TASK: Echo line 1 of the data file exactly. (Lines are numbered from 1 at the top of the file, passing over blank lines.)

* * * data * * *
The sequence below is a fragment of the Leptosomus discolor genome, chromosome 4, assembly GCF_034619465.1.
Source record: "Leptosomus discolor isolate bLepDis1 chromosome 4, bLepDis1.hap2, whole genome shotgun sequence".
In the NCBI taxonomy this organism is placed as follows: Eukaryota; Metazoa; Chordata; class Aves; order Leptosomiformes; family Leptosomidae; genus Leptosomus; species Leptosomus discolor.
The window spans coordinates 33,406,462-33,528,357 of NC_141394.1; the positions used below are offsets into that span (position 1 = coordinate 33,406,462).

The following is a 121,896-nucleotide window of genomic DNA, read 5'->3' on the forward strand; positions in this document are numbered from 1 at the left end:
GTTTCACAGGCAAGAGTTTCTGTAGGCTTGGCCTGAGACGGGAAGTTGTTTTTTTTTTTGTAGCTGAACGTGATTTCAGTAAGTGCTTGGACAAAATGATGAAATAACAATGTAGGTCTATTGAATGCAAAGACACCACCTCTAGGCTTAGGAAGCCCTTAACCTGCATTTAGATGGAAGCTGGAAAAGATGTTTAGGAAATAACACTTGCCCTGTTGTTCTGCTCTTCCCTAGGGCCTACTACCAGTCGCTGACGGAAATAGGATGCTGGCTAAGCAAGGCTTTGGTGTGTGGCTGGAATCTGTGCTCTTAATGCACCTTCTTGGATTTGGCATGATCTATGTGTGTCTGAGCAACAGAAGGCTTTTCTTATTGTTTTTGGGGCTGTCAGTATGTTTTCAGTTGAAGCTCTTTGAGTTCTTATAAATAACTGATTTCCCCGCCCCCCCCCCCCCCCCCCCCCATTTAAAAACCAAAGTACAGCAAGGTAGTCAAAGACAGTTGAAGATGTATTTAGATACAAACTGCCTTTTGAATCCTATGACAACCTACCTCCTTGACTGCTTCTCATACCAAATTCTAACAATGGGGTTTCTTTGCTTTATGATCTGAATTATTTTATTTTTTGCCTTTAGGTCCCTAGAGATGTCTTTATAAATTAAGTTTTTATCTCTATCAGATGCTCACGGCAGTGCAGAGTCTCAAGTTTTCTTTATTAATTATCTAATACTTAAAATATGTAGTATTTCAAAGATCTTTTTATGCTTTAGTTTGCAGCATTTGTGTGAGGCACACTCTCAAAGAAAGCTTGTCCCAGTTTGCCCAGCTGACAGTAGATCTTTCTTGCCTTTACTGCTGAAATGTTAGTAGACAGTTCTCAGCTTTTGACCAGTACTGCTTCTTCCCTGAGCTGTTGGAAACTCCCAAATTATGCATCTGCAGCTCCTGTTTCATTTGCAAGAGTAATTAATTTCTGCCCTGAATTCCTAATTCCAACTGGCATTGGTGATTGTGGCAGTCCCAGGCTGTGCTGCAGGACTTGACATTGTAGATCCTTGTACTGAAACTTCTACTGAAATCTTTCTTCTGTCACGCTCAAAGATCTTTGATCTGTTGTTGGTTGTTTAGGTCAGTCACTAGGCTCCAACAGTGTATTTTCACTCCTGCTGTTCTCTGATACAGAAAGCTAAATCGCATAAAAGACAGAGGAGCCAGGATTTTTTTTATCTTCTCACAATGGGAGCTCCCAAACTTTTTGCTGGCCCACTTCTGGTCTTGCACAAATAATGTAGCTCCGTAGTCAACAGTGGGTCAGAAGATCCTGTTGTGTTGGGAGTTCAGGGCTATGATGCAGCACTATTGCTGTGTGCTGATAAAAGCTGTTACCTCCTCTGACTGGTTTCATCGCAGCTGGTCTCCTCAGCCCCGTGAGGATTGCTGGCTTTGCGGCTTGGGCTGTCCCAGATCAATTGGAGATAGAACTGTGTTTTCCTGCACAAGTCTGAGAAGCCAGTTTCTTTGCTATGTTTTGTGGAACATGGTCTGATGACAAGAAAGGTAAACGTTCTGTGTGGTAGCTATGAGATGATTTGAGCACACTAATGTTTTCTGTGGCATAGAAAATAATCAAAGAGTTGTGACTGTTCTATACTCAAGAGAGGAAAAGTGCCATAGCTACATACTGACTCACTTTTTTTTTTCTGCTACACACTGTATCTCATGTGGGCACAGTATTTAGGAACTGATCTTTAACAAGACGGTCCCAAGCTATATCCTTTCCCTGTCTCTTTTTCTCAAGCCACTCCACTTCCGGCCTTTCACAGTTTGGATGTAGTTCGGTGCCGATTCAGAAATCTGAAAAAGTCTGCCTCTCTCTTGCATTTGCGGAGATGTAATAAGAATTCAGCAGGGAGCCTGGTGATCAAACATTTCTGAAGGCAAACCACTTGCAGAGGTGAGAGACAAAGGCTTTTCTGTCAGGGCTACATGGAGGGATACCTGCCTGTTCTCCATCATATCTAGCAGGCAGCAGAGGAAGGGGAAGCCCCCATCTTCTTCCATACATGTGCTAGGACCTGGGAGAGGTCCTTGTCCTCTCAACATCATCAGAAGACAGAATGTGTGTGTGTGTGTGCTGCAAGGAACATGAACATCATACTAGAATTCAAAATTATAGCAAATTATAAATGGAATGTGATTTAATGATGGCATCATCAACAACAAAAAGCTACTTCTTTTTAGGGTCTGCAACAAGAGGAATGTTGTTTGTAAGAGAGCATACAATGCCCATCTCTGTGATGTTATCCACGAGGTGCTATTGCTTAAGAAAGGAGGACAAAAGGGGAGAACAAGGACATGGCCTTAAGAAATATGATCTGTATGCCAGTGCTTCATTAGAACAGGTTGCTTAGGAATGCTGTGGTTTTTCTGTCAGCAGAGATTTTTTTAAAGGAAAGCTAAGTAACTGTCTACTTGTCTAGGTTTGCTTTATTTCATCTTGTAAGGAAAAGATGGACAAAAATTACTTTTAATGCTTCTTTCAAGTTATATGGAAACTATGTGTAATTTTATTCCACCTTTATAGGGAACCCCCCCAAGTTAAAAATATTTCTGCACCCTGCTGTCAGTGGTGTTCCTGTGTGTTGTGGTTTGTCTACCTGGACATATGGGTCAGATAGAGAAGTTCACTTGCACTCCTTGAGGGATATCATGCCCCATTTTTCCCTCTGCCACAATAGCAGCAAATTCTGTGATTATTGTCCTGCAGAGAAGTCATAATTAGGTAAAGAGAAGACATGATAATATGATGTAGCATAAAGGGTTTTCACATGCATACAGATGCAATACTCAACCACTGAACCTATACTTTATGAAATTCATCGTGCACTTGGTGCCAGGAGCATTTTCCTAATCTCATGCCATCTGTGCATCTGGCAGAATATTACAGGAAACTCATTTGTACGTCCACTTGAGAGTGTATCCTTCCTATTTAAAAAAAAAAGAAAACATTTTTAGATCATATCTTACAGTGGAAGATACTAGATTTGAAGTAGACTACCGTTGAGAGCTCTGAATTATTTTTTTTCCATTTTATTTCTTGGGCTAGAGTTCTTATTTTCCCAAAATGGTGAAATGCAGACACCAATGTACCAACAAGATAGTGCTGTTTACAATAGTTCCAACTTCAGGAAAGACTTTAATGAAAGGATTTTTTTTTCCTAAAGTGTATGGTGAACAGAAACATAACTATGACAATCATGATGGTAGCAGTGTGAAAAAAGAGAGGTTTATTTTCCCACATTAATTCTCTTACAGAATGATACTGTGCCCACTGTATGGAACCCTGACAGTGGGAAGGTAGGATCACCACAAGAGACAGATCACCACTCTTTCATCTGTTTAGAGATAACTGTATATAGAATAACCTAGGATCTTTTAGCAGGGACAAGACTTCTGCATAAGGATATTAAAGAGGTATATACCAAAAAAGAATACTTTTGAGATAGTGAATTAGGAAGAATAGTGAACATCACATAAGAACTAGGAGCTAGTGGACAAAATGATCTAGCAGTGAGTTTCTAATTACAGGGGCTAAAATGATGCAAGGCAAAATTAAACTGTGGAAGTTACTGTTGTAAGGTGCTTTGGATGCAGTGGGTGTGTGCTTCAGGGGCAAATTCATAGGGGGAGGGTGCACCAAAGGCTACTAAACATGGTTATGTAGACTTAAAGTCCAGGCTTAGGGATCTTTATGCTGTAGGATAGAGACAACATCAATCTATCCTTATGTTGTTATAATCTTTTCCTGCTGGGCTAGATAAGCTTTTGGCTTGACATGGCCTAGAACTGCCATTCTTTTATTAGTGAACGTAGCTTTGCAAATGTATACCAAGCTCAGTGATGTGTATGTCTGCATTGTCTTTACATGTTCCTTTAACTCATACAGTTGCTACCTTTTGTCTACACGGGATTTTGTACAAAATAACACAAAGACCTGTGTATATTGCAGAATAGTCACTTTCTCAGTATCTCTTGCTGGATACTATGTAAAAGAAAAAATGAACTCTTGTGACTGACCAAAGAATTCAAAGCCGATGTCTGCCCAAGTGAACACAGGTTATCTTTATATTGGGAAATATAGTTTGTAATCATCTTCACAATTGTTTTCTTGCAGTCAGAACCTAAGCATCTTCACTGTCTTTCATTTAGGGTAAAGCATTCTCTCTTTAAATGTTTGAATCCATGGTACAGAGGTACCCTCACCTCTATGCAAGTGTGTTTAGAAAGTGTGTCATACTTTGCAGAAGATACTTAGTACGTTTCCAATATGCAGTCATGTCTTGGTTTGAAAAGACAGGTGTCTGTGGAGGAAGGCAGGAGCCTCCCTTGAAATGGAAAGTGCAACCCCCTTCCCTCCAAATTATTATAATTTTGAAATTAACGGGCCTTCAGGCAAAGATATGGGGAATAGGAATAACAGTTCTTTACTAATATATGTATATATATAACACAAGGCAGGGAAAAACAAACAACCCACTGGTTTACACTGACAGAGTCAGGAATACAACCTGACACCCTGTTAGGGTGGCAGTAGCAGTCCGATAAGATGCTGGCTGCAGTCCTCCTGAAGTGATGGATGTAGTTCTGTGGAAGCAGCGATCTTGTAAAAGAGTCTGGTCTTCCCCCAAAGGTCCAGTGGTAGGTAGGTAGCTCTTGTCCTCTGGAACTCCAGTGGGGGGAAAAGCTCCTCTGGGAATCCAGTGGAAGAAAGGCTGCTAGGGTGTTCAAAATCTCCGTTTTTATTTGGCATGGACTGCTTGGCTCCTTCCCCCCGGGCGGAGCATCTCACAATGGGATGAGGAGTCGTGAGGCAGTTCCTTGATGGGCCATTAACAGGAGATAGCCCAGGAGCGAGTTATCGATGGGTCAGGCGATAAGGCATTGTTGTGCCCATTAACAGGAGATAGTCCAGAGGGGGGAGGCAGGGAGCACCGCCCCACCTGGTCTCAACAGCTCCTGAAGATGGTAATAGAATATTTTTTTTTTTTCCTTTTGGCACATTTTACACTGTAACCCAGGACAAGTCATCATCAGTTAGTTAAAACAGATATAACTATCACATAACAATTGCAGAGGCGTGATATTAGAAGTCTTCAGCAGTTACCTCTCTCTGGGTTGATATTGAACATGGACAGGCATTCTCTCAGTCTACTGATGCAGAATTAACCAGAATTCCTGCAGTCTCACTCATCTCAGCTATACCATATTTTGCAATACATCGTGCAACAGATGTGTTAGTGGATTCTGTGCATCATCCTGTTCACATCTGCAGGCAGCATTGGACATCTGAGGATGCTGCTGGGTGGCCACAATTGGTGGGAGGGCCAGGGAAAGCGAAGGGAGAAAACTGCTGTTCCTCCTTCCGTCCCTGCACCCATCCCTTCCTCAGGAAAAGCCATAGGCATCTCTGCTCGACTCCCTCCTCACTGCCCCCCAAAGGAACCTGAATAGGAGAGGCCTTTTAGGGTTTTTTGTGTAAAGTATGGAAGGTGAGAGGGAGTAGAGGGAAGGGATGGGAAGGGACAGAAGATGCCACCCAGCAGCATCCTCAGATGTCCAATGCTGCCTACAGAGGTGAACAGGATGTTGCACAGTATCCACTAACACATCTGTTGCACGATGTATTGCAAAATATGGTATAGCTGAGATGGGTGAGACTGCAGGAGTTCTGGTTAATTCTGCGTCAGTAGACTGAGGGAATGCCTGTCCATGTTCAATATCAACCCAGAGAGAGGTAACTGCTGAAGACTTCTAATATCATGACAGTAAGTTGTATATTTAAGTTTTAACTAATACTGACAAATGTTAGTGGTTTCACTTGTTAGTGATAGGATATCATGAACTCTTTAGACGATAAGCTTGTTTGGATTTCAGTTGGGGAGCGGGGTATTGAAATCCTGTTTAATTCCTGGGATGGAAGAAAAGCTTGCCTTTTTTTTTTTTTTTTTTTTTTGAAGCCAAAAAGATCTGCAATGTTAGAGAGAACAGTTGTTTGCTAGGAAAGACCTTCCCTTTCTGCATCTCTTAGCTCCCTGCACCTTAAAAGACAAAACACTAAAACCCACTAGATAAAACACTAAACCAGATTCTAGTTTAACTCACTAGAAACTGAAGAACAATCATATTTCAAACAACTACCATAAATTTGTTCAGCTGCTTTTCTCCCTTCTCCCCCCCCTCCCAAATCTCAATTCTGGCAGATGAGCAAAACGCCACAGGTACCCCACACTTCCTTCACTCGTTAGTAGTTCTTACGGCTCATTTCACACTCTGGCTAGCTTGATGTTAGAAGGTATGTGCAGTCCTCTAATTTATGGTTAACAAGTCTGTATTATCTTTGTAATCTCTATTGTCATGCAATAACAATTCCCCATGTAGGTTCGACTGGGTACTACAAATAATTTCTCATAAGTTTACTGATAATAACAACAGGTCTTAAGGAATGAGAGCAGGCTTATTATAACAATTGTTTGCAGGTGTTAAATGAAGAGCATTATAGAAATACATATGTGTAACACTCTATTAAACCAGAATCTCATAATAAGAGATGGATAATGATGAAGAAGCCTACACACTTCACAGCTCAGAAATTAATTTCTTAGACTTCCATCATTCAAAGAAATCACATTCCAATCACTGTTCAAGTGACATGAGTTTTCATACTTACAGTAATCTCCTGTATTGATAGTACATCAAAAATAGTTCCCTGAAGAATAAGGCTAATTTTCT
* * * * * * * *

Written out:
The sequence below is a fragment of the Leptosomus discolor genome, chromosome 4, assembly GCF_034619465.1.